Some or all of the hosts of The Fab Furniture Flippin’ Contest receive monetary and/or product compensation from the sponsoring brand, The Old Fashioned Milk Paint Co., in order to complete their themed projects. The Old Fashioned Milk Paint Co. will also provide the prize package for the contest winner.
Have you ever laid eyes on something and known in that instant that you had to have one (or two) no matter what? That’s how I felt about these chairs the first time I saw one on Instagram. I knew two things in that moment: 1) I have to have them and 2) it’s doubtful I can afford to buy them. And these two thoughts always culminate in me figuring out how to DIY whatever those things I have to have but cannot afford. So, this is how I made my own DIY Stick Chair (er chairs) for around $40 each. And they fold. What?!
When I saw this post by Corinna (@adesignerathome) on Instagram I was immediately in love and since I’ve recently begun to (finally!) give my front porch a makeover I knew these chairs were perfect. Not too big, they fold (that still blows my mind) and they’re sort of old fashioned and super modern all at the same time.
Here’s what you’ll need to make some of your own.
DIY Stick Chair
You will need:
- 2 – 2x4x10 select pine (or cedar)
- table saw (for ripping 2x4s)
- miter saw (for cuts)
- 5/16″ drill bit
- 1/4 roundover router bit
- 2 – 6ft sections of 1/4″ All Threaded Rod (cut to 32″ lengths)
- bolt cutters
- metal file or grinder
- 8 – 1/4″ washers
- 8 – 1/4″ acorn nuts
- Old Fashioned Milk Paint (1 cup of paint = 1/2 cup powder + 1/2 cup water)
- Natural bristle paint brush
- Tung oil (sealer)
- 6 – 15″ pieces (seat) A
- 2 – 35″ pieces (seat/back legs) B
- 4 – 31 1/2″ pieces (back – longer) C
- 2 – 29 3/4 pieces ( back – shorter) D
- 2 – 42″ pieces (back/front legs) E
- 9 – 9 1/8″ pieces (connectors) F
Here’s a visual of what the cuts look like for your DIY stick chair. We basically ripped two 2x4x10s of select pine into thirds and then cut the necessary pieces in varying lengths. We used a router and 1/4″ roundover router bit to round off the corners and then sanded each piece until smooth.
Where to drill holes:
Once all of the pieces were cut to the correct lengths, we drilled holes for the threaded rod. This graphic serves as a visual to help you know where to drill and also which side of the board (the wider face) you should drill through.
Because we don’t have a fancy drill press we made up this stop block to make it easy to drill holes and not have to measure every board, every time.
We also tapped a screw with a hammer over each marking prior to drilling, just to give the bit something grab into. If you’ve ever started to drill a hole and had your drill skip across the wood on you, you’ll appreciate this extra little step.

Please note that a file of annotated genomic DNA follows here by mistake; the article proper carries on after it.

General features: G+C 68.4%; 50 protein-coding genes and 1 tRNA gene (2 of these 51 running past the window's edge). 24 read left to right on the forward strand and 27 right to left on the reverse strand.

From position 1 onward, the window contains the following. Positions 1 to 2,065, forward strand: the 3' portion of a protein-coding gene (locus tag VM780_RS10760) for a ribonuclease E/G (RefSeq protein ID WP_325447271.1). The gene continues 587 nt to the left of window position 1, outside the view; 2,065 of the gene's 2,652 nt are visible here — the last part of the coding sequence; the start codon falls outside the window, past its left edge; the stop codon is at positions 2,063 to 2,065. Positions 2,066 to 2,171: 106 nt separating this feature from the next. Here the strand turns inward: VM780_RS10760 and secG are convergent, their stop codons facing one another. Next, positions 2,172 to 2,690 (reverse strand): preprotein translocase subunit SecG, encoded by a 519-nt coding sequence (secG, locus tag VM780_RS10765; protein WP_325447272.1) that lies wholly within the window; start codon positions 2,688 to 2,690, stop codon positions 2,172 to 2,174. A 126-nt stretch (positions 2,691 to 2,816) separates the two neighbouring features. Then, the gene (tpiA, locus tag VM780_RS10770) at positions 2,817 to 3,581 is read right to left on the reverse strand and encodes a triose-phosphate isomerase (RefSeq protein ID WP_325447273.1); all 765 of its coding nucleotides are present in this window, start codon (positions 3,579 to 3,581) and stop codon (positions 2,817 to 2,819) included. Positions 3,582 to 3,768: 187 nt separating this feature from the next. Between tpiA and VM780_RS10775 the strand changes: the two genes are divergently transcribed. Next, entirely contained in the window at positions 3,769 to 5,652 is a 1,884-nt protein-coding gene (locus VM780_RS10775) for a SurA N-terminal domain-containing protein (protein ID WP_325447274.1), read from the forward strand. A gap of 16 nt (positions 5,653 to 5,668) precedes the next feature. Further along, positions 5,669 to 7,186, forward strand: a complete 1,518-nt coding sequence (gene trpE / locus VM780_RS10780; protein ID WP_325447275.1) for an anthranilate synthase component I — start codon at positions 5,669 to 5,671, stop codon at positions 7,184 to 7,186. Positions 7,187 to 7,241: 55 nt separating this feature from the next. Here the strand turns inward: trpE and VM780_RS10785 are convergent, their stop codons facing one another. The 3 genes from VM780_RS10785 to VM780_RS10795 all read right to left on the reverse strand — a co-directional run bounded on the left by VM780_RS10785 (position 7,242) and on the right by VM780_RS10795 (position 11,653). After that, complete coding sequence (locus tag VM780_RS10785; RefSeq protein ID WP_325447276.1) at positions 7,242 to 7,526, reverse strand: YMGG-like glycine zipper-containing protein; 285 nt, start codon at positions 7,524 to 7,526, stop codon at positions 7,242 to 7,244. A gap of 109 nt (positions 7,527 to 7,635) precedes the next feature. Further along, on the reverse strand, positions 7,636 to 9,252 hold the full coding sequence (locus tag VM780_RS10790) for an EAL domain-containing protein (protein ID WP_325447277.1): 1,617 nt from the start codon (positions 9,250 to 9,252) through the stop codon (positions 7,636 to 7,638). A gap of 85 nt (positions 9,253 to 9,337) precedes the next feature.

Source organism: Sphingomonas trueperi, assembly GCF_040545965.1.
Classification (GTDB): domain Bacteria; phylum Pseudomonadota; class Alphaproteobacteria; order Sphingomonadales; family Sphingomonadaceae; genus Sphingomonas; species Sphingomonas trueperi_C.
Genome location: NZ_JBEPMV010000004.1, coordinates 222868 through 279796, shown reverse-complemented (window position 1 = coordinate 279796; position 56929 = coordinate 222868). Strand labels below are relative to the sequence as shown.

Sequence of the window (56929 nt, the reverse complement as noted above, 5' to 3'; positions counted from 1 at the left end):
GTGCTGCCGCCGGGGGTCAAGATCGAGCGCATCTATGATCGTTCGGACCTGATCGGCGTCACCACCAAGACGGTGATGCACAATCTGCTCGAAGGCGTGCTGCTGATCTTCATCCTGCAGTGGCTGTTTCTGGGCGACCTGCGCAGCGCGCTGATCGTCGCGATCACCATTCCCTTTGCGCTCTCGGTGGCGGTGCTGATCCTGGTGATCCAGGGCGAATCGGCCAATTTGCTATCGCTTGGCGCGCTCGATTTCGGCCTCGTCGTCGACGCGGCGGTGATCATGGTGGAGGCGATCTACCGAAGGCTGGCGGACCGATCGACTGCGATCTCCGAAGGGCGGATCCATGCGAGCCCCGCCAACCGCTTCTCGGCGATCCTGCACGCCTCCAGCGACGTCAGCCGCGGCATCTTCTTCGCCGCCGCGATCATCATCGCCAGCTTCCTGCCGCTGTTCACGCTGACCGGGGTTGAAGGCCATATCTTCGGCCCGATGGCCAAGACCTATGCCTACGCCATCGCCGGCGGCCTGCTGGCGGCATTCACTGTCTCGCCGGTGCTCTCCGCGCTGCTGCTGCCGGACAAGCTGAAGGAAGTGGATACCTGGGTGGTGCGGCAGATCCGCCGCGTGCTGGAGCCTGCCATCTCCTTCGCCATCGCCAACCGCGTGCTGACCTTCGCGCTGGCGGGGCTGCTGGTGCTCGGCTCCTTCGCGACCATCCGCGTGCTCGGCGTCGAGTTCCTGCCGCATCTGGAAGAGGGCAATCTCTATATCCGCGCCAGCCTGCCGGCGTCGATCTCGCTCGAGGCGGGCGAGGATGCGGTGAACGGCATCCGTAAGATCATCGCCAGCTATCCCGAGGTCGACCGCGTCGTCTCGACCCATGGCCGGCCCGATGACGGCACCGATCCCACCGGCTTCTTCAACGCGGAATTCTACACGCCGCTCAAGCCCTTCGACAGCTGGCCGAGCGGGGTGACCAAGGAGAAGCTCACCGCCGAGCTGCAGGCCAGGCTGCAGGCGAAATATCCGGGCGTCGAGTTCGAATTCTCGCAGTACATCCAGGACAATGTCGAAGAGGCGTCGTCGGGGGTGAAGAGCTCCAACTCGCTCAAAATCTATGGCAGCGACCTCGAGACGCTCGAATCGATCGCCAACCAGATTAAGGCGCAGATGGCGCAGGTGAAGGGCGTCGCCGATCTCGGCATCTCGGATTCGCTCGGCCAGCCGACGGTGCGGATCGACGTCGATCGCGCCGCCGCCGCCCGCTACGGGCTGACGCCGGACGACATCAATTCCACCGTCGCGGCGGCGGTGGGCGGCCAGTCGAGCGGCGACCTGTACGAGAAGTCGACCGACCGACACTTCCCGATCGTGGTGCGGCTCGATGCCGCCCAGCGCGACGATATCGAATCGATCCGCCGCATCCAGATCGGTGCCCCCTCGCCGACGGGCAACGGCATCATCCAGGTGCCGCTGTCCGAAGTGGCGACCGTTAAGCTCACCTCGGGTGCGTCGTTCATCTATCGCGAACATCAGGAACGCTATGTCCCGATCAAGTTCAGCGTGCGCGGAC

How to put chair together:
At this point putting the chair together is kind of self explanatory but I really benefited from watching this guy put one together in this Youtube video. It is also worth noting that we learned to leave some give in the seat section while cinching the top and end of seat and then tightening up the middle sections.
We also used electrical tape on the ends of the rods (to keep from damaging the threads) and used our drill to thread them through. It’s impossible to get them through otherwise. Once the boards are cinched up as they should be we clipped off the excess threaded rod with bolt cutters, filed off the rough edges so that the nuts would fit on and finished off with a washer and acorn nut.
If you decide to paint your chair you might find it easier to paint each piece individually.
I used Old Fashioned Milk Paint in Pitch Black to paint mine. Milk paint is the perfect protection for raw wood since it actually bonds with the wood fibers.
I mixed equal parts paint powder (1/2 cup) with equal parts water (1/2 cup) for a total of 1 cup of paint which was more than enough for one coat on both chairs.
I always use a milk frother to mix my milk paint. Lukewarm or warm water also helps to get it super smooth.
It takes about 60 seconds to mix and get your paint ready to use. Milk paint is best applied with a natural bristle brush.
For added protection, since I’ll be using these on my covered porch outside, I sealed with Tung oil. It dries to a hard finish and is great for outdoor use. I applied in full strength with a brush, waited 15 mins and wiped with a cotton cloth. Always follow manufacturer’s instructions.
And while I painted my chair pieces prior to assembly, I applied the Tung oil once I had the chair put together but before tightening up the pieces.
I. Am. So. In. LOVE.
And as great as they look inside they make me so much more excited about finishing up my front porch makeover.
The black paint adds to their modern vibe and will go great with out brick facade.
What do you think? Want to make a DIY stick chair (or two) of your own?
This post is done in collaboration with The Fab Furniture Flippin’ Contest, The Old Fashioned Milk Paint and this month’s theme Farmhouse Fun. Please be sure to visit this month’s hosts: Evey’s Creations and Anastasia Vintage. If you’re interested in participating in future contests, please contact firstname.lastname@example.org for more information.